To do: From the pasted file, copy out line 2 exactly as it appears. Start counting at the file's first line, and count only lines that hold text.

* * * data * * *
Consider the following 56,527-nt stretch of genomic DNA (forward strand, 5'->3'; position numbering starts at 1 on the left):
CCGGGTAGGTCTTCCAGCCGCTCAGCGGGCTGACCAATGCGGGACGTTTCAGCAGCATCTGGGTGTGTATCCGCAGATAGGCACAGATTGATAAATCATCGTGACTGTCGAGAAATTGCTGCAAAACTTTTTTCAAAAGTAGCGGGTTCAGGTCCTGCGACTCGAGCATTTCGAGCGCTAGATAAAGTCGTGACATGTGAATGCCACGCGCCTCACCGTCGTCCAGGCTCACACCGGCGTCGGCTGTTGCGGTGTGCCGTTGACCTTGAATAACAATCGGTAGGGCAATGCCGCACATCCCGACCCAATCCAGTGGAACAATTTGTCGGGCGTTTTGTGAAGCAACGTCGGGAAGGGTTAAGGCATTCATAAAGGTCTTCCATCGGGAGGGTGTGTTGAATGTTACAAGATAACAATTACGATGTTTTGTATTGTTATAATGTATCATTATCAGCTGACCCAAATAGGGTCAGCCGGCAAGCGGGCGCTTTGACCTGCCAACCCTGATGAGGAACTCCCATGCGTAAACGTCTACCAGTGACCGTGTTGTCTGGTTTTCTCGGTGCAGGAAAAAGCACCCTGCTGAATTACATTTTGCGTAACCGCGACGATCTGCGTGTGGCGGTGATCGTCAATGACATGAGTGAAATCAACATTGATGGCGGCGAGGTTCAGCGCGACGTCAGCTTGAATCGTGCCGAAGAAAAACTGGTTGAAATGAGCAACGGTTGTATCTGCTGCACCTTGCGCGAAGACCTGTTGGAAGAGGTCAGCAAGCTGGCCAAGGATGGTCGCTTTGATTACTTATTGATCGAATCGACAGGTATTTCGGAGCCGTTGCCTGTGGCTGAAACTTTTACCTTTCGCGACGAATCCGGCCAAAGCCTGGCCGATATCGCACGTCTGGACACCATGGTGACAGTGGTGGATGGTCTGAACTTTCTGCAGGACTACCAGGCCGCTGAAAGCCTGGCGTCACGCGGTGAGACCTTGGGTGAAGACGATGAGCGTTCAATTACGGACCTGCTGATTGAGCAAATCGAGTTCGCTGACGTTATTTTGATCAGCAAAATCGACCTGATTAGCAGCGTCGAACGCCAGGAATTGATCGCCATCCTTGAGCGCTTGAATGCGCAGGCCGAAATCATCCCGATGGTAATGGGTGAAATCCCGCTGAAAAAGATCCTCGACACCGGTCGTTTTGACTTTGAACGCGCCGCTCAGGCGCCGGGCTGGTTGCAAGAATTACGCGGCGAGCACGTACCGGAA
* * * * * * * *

CCGGGTAGGTCTTCCAGCCGCTCAGCGGGCTGACCAATGCGGGACGTTTCAGCAGCATCTGGGTGTGTATCCGCAGATAGGCACAGATTGATAAATCATCGTGACTGTCGAGAAATTGCTGCAAAACTTTTTTCAAAAGTAGCGGGTTCAGGTCCTGCGACTCGAGCATTTCGAGCGCTAGATAAAGTCGTGACATGTGAATGCCACGCGCCTCACCGTCGTCCAGGCTCACACCGGCGTCGGCTGTTGCGGTGTGCCGTTGACCTTGAATAACAATCGGTAGGGCAATGCCGCACATCCCGACCCAATCCAGTGGAACAATTTGTCGGGCGTTTTGTGAAGCAACGTCGGGAAGGGTTAAGGCATTCATAAAGGTCTTCCATCGGGAGGGTGTGTTGAATGTTACAAGATAACAATTACGATGTTTTGTATTGTTATAATGTATCATTATCAGCTGACCCAAATAGGGTCAGCCGGCAAGCGGGCGCTTTGACCTGCCAACCCTGATGAGGAACTCCCATGCGTAAACGTCTACCAGTGACCGTGTTGTCTGGTTTTCTCGGTGCAGGAAAAAGCACCCTGCTGAATTACATTTTGCGTAACCGCGACGATCTGCGTGTGGCGGTGATCGTCAATGACATGAGTGAAATCAACATTGATGGCGGCGAGGTTCAGCGCGACGTCAGCTTGAATCGTGCCGAAGAAAAACTGGTTGAAATGAGCAACGGTTGTATCTGCTGCACCTTGCGCGAAGACCTGTTGGAAGAGGTCAGCAAGCTGGCCAAGGATGGTCGCTTTGATTACTTATTGATCGAATCGACAGGTATTTCGGAGCCGTTGCCTGTGGCTGAAACTTTTACCTTTCGCGACGAATCCGGCCAAAGCCTGGCCGATATCGCACGTCTGGACACCATGGTGACAGTGGTGGATGGTCTGAACTTTCTGCAGGACTACCAGGCCGCTGAAAGCCTGGCGTCACGCGGTGAGACCTTGGGTGAAGACGATGAGCGTTCAATTACGGACCTGCTGATTGAGCAAATCGAGTTCGCTGACGTTATTTTGATCAGCAAAATCGACCTGATTAGCAGCGTCGAACGCCAGGAATTGATCGCCATCCTTGAGCGCTTGAATGCGCAGGCCGAAATCATCCCGATGGTAATGGGTGAAATCCCGCTGAAAAAGATCCTCGACACCGGTCGTTTTGACTTTGAACGCGCCGCTCAGGCGCCGGGCTGGTTGCAAGAATTACGCGGCGAGCACGTACCGGAA